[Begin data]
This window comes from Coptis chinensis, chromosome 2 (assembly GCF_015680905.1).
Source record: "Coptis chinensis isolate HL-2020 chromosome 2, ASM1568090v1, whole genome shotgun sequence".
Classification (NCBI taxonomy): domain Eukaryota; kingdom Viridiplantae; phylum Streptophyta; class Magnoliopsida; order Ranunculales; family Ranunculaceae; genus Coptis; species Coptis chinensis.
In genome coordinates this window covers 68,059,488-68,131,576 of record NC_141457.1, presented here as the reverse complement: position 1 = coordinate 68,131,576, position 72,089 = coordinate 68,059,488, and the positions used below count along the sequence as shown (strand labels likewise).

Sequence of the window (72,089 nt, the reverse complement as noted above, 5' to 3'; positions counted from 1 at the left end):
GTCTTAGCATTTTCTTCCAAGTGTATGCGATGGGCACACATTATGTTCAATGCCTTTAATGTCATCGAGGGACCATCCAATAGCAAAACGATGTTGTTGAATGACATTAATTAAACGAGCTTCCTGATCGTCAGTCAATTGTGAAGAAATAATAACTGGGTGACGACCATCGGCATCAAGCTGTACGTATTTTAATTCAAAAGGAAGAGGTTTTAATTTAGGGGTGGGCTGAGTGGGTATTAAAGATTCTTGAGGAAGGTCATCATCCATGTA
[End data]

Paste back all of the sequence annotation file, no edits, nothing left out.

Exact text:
This window comes from Coptis chinensis, chromosome 2 (assembly GCF_015680905.1).
Source record: "Coptis chinensis isolate HL-2020 chromosome 2, ASM1568090v1, whole genome shotgun sequence".
Classification (NCBI taxonomy): domain Eukaryota; kingdom Viridiplantae; phylum Streptophyta; class Magnoliopsida; order Ranunculales; family Ranunculaceae; genus Coptis; species Coptis chinensis.
In genome coordinates this window covers 68,059,488-68,131,576 of record NC_141457.1, presented here as the reverse complement: position 1 = coordinate 68,131,576, position 72,089 = coordinate 68,059,488, and the positions used below count along the sequence as shown (strand labels likewise).

Sequence of the window (72,089 nt, the reverse complement as noted above, 5' to 3'; positions counted from 1 at the left end):
GTCTTAGCATTTTCTTCCAAGTGTATGCGATGGGCACACATTATGTTCAATGCCTTTAATGTCATCGAGGGACCATCCAATAGCAAAACGATGTTGTTGAATGACATTAATTAAACGAGCTTCCTGATCGTCAGTCAATTGTGAAGAAATAATAACTGGGTGACGACCATCGGCATCAAGCTGTACGTATTTTAATTCAAAAGGAAGAGGTTTTAATTTAGGGGTGGGCTGAGTGGGTATTAAAGATTCTTGAGGAAGGTCATCATCCATGTA